Using automation to make our airports safer

Based on the line-ups at most airports, a lot of us fly and we fly quite often.  Despite all of the issues that we seem to have with airlines and with airports, for the most part, they do a decent job in moving us from one place to another.

 

One of the biggest issues with running an airport is security... I am not referring to the ones who make you take your liquids out of your bag.  I am actually talking about the security of the airport itself, which can be equally as important.  Preventing unwanted people and vehicles from entering into sensitive areas is an important job for any airport, but given the sheer size of the tarmac at most major airports, it is a difficult job.

Enter in automation … or in this case, an automated vehicle.  The security crew at the Edmonton Airport have worked closely with local technology groups in Alberta to create what is believed to be the first unmanned ATV that has the capability of monitoring the 20Km (12.5 mile) fence that surrounds the airport.

 

The vehicle is fully autonomous and helps to not only improve the security effectiveness but also aids in doing routine maintenance checks while allowing the staff to focus on other items.

 

One of the issues at the Edmonton airport, considering its remoteness is the potential for wild animals to attempt to enter.  The patrol unit is capable of not only detecting animals (as opposed to people), but is also able to correctly identify which animal it is.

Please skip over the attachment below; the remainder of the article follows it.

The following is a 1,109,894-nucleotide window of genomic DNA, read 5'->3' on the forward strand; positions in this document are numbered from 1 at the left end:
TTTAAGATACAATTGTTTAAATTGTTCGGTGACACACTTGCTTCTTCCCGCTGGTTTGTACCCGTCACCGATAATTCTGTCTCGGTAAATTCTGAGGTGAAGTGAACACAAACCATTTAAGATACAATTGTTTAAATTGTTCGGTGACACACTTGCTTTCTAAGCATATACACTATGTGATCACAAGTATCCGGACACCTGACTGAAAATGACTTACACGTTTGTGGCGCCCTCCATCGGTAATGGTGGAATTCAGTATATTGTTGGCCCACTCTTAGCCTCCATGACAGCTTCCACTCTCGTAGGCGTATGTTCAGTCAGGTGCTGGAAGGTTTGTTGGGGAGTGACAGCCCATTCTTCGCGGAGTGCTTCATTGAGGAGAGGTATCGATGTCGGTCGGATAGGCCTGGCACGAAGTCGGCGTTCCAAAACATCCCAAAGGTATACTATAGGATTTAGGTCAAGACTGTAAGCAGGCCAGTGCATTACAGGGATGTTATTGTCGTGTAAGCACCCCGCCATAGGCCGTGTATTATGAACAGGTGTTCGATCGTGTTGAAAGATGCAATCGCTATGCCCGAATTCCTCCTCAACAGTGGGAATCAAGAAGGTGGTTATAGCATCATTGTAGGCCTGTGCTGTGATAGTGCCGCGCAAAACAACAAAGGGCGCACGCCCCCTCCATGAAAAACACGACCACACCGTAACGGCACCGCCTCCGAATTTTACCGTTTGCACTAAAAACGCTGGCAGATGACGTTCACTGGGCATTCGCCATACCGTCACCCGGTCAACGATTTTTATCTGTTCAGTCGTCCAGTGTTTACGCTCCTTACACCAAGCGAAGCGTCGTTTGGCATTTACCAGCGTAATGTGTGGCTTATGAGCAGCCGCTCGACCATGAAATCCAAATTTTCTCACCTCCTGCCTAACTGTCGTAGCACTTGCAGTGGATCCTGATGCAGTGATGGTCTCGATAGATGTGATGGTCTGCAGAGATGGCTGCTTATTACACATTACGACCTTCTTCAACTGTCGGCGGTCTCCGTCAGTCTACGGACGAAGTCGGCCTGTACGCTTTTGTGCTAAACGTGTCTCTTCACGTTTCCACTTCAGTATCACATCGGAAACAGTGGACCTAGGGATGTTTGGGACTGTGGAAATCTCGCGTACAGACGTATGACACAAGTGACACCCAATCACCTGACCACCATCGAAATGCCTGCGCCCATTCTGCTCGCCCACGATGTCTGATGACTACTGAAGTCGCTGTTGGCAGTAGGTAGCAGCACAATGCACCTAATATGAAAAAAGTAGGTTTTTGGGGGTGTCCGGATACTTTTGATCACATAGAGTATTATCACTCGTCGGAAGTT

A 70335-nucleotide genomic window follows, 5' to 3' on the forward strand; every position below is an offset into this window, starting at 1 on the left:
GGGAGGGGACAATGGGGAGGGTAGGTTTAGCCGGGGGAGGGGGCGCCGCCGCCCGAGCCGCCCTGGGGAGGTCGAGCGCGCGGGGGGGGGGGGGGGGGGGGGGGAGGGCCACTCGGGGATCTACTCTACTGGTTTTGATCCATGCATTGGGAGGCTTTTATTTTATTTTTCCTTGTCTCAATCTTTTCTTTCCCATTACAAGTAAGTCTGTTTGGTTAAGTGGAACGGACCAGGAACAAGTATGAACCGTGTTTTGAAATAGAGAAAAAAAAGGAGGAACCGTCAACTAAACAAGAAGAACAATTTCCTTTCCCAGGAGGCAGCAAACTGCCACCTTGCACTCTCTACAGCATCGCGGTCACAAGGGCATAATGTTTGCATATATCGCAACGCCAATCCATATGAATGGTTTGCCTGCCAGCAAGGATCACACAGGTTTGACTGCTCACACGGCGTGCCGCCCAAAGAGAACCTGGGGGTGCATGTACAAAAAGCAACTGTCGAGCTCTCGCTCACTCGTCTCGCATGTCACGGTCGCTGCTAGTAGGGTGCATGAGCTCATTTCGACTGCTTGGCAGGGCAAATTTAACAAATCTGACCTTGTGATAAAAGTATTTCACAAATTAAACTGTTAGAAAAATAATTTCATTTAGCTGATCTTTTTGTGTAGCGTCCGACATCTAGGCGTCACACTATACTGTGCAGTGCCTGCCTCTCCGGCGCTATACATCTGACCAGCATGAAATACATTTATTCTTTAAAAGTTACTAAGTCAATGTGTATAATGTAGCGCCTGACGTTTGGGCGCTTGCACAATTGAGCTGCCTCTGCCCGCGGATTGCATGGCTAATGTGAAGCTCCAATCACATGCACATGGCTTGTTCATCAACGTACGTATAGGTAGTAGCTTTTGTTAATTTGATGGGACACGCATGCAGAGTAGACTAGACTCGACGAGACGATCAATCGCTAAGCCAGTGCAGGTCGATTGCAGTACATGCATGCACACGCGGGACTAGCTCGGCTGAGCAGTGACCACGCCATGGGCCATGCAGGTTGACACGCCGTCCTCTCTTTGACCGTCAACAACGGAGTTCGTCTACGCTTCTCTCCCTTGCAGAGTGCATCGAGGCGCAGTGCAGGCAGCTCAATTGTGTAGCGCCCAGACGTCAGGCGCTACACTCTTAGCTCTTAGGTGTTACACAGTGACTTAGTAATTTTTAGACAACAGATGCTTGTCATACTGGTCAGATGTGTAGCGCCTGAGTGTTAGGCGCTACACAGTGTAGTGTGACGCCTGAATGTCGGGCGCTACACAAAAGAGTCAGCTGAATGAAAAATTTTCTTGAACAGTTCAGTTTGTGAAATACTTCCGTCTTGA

Like most smart automation deployments, the goal is not to replace any of their existing security staff but rather to allow them to do more with less.  The eventual goal for this unit is to be able to do some remote inspections for other projects, like Oil and Gas sites as well as temporary events.

 

The Bottom Line

Let’s chalk this one up to a success story for the moment.  It takes various equipment that has been used in other areas and makes it a viable solution for an actual problem, which is more than many IoT-based solutions tend to do.  If further thinking goes into more solutions like this, the IoT industry will be just fine in the future …